Nicolas Cage as Johnny Blaze in Ghost Rider (2007)
Nicolas Cage as Johnny Blaze in Ghost Rider (2007)
Image: Supplied

Flipping through channels the other day, I caught half of the 2007 film Ghost Rider starring Nicholas Cage. Cage’s character, Johnny Blaze, is a stunt rider who sells his soul to the devil and becomes the “ghost rider”. The custom built Panhead Chopper, which was the Ghost Rider’s vehicle of choice, had a Harley-Davidson V-twin engine and was a character of sorts in the film. Its design was inspired by the chopper that Peter Fonda (who also stars in Ghost Rider) rode in the cult film Easy Rider, with Dennis Hopper. For the 2011 sequel, Ghost Rider 2: Spirit of Vengeance, Johnny Blaze primarily rides a Yamaha V-Max.

Despite the reviews, I really enjoyed watching Ghost Rider when it came out, but it was a film for its time and hasn’t really aged well. It did get me thinking about movies in which the motorcycle forms an integral part of the storyline and how, especially now that I ride, seem to fall short in capturing the spirit and essence of what drew me to motorcycle riding.

Films like Torque (2003) and Biker Boyz (2004) — while featuring motorcycles prominently, and were decent enough action films — did little to highlight the joys of motorcycle riding with semi-tepid storylines. I would argue that the 2007 Wild Hoggs with Tim Allen, John Travolta, Martin Lawrence, William H Macy as four middle-aged friends going on a bike trip to break the monotony of their lives felt more relevant. Let’s be honest: many of us motorcycle enthusiasts are exactly that — middle aged.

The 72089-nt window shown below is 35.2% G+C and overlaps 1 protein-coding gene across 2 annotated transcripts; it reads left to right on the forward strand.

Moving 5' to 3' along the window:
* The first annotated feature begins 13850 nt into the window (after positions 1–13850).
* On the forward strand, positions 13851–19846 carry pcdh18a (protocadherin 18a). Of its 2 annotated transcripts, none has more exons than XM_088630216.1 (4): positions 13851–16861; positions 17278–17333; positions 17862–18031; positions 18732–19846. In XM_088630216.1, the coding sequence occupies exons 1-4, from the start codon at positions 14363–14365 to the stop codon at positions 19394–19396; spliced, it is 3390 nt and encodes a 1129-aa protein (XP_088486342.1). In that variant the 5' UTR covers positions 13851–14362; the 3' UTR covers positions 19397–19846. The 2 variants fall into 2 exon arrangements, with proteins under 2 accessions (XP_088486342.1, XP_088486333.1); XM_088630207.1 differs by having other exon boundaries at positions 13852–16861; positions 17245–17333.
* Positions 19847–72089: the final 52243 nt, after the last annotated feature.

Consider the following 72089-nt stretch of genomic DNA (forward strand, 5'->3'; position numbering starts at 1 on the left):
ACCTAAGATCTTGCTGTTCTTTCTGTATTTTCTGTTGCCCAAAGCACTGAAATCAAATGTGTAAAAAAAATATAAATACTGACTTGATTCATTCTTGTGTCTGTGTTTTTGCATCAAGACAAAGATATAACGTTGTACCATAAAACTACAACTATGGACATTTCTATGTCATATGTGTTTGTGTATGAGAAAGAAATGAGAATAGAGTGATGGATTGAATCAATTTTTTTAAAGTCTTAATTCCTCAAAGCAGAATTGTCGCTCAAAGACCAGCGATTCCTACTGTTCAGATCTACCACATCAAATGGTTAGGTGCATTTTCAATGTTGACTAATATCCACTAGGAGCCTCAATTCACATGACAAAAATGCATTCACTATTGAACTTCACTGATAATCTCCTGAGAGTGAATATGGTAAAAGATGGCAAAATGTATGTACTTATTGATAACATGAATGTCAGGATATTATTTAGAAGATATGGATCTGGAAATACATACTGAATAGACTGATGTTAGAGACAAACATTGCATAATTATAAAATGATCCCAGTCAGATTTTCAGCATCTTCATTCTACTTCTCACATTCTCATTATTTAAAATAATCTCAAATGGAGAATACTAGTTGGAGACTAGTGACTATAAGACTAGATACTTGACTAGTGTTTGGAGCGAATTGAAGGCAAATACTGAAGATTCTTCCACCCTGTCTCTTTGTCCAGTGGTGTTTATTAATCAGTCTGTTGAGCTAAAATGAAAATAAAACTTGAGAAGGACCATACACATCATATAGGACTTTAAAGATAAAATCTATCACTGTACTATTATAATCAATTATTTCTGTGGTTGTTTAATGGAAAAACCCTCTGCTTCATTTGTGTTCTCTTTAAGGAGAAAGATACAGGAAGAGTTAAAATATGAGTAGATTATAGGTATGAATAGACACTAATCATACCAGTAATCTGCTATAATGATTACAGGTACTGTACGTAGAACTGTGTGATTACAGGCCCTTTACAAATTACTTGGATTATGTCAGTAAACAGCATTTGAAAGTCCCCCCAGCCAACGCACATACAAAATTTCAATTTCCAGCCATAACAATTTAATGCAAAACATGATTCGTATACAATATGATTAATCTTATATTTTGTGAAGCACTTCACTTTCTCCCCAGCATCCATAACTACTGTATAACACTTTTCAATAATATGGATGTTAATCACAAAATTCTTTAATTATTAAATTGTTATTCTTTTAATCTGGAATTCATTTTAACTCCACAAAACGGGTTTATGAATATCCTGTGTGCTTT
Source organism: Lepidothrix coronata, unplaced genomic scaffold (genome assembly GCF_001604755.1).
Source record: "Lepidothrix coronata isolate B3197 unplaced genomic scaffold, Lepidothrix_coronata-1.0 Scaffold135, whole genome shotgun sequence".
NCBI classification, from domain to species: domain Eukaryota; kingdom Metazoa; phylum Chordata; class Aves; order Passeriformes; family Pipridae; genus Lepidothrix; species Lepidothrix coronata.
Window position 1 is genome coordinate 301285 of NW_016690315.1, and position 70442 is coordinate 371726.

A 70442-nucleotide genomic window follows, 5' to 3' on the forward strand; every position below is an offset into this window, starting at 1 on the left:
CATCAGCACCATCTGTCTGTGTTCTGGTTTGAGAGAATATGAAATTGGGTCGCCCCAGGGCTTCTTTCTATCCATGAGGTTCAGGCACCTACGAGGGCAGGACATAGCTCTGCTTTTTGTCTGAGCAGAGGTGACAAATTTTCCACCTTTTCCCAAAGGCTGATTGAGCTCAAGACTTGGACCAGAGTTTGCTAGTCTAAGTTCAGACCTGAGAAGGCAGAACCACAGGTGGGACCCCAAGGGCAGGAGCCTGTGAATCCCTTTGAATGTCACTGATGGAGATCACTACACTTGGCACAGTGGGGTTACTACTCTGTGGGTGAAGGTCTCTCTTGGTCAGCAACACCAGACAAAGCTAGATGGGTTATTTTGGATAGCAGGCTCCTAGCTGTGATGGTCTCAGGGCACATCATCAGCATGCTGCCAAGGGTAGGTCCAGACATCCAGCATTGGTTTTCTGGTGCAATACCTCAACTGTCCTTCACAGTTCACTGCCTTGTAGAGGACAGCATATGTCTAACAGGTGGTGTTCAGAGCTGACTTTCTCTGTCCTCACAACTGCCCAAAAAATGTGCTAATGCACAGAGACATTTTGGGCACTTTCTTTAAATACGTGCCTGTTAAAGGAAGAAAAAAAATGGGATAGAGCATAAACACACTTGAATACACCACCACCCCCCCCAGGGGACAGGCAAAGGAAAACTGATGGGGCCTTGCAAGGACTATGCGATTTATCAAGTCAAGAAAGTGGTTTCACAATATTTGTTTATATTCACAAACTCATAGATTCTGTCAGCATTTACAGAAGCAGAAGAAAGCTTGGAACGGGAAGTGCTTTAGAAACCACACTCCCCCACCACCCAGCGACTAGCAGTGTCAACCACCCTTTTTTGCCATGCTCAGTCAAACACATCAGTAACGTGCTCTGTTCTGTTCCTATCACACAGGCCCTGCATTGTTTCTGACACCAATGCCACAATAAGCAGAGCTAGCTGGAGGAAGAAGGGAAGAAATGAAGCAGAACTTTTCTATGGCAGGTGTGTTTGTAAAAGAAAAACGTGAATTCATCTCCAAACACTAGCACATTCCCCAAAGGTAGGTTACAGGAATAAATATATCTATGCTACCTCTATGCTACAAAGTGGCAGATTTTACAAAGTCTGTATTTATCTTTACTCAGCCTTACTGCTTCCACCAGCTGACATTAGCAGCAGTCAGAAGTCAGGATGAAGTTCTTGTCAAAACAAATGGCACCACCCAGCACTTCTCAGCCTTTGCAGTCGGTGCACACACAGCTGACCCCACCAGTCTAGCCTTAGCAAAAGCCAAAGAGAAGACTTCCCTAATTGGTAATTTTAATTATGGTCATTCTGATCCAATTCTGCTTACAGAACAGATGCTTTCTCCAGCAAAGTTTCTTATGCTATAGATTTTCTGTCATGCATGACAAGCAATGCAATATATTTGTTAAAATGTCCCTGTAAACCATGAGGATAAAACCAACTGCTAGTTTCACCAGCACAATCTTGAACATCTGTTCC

The time of the motorcycle rider as the rebel or the outcast is behind us. Motorcycle clubs, at least the ones I come across, are often populated by middle-aged men and women, looking for camaraderie and community. While there is an adrenaline rush to riding, it is also a great way to relieve stress, clear the mind and be in the moment.

The latest in motorcycle films is The Bikeriders, which “follows the rise of the Midwestern motorcycle club, the Vandals. Seen through the lives of its members, the club evolves from a place for local outsiders into a more sinister gang, threatening the original group’s way of life.”

While I will probably watch it, just for Tom Hardy and the motorcycles, I have concluded that I should probably look more to documentary films and series for my motorcycle fix. Ewan McGregor and Charley Boorman’s Long Way Round, Long Way Down and Long Way Up epitomise the perfect filmed motorcycle experience.

For Round in 2004, they rode BMW R1150GS 31,000km from London to New York; for the 2007 Down, they travelled from Scotland to Cape Town on the BMW R1200GS Adventure; and for Up in 2019, they rode from Argentina to Los Angeles on Harley-Davidson’s electric motorcycle, the Livewire.

Why We Ride is also a fantastic documentary that truly captures the spirit of why so many of us ride.

And, in keeping with the behind the veil docuseries that have become all the rage, like Formula 1: Drive To Survive, there is Moto GP Unlimited, and eight episode docuseries on the 2021 season of the Moto GP. It has also just been announced that the people behind Drive To Survive, Full Swing (golf), and Tour de France: Unchained are producing a docuseries on the Isle of Man TT called The Greatest Race on Earth, which should air in 2025.

I am biased but, in addition to these, I would still love to see a great motorcycle film, with a storyline that resonates more with those of us who are motorcycle enthusiasts without the anarchy of some of what has been put out over the years.

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